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A new adaptive frequency search algorithm (A-FSA) is presented for a fast automatic frequency calibrator in wideband phase-locked loops (PLLs). The proposed A-FSA optimizes the number of clock counts for each frequency comparison cycle, depending on the difference between the target frequency and the PLL output frequency, as opposed to a binary frequency search algorithm (B-FSA), where the frequency search time per cycle is fixed. This eliminates unnecessary clocking times during the frequency comparison process, and thus reduces the total PLL lock time. The additional circuitry needed for A-FSA is only a simple counter controller, thus minimizing hardware overhead. To verify the effectiveness of the proposed algorithm, two wideband PLLs are designed and simulated using a 65-nm CMOS technology: one with B-FSA, and the other with A-FSA. The latter achieves a lock time faster than the former by at least a factor of 2, even under worst case conditions.

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Ternary content-addressable memory

(TCAM)-based search engines generally need a priority

encoder (PE) to select the highest priority match entry

for resolving the multiple match problem due to the don’t

care (X) features of TCAM. In contemporary network security,

TCAM-based search engines are widely used in regular

expression matching across multiple packets to protect against

attacks, such as by viruses and spam. However, the use of PE

results in increased energy consumption for pattern updates

and search operations. Instead of using PEs to determine the

match, our solution is a three-phase search operation that

utilizes the length information of the matched patterns to

decide the longest pattern match data. This paper proposes

a promising memory technology called priority-decision in

memory (PDM), which eliminates the need for PEs and removes

restrictions on ordering, implying that patterns can be stored

in an arbitrary order without sorting their lengths. Moreover,

we present a sequential input-state (SIS) scheme to disable

the mass of redundant search operations in state segments

on the basis of an analysis distribution of hex signatures in

a virus database. Experimental results demonstrate that the

PDM-based technology can improve update energy consumption

of nonvolatile TCAM (nvTCAM) search engines by 36%–67%,

because most of the energy in these search engines is used to

reorder. By adopting the SIS-based method to avoid unnecessary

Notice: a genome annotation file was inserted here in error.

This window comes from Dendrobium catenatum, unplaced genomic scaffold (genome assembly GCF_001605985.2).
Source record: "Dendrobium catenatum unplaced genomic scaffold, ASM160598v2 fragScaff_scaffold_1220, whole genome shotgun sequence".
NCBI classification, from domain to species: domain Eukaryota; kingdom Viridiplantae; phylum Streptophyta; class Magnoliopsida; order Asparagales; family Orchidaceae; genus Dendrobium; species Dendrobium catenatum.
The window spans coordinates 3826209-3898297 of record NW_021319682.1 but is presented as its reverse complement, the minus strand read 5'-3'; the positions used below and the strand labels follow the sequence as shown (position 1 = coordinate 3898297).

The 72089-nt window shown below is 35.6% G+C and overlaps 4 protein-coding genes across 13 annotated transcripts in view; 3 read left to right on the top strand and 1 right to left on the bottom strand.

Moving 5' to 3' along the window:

search operations in a TCAM array, the search energy reduction

is around 64% of nvTCAM search engines.

(TCAM)-based search engines generally need a priority

encoder (PE) to select the highest priority match entry

for resolving the multiple match problem due to the don’t

care (X) features of TCAM. In contemporary network security,

TCAM-based search engines are widely used in regular

expression matching across multiple packets to protect against

attacks, such as by viruses and spam. However, the use of PE

results in increased energy consumption for pattern updates

and search operations. Instead of using PEs to determine the

match, our solution is a three-phase search operation that

utilizes the length information of the matched patterns to

decide the longest pattern match data. This paper proposes

a promising memory technology called priority-decision in

memory (PDM), which eliminates the need for PEs and removes

restrictions on ordering, implying that patterns can be stored

in an arbitrary order without sorting their lengths. Moreover,

we present a sequential input-state (SIS) scheme to disable

the mass of redundant search operations in state segments

on the basis of an analysis distribution of hex signatures in

a virus database. Experimental results demonstrate that the

PDM-based technology can improve update energy consumption

of nonvolatile TCAM (nvTCAM) search engines by 36%–67%,

because most of the energy in these search engines is used to

reorder. By adopting the SIS-based method to avoid unnecessary

search operations in a TCAM array, the search energy reduction

is around 64% of nvTCAM search engines.

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the logic size, propagation delay, power of applications, based upon this improvement the adder design logic size will reduced year by year, here a proposed In recent technology of any application, adders is a more priority to do a function and task of arithmetic operation, in crucial this adder based arithmetic operation will decide work of this paper will design using a single bit full adder to design a multiplier. In this multiplier design, adder is a main priority to reduce the arithmetic logic size and increases speed of multiplier, in recent we have lots of multiplier design, Vedic multiplier, Wallace tree multiplier, booth multiplier, approximate multiplier. Here, the proposed work will taken truncated multiplier design, it's because, the truncated multiplier will have a capability to reduced internal and external architecture size in every design, regarding this truncated multiplier will have three options such as rounding, deleting, truncating, here the MSB bits will be truncated and present the output of n x n multiplication will provided only n bit level, using this truncated multiplier the proposed work will designed a 8-Tap FIR(Finite impulse response) filter and shown the efficiency of filter design using this CMOS GDI (Gate Diffusion Input) adder design. This proposed work will design in CMOS Logic gate and which 10-T transistor level of full adders with 90um technology, finally proved the terms of area, delay and power.

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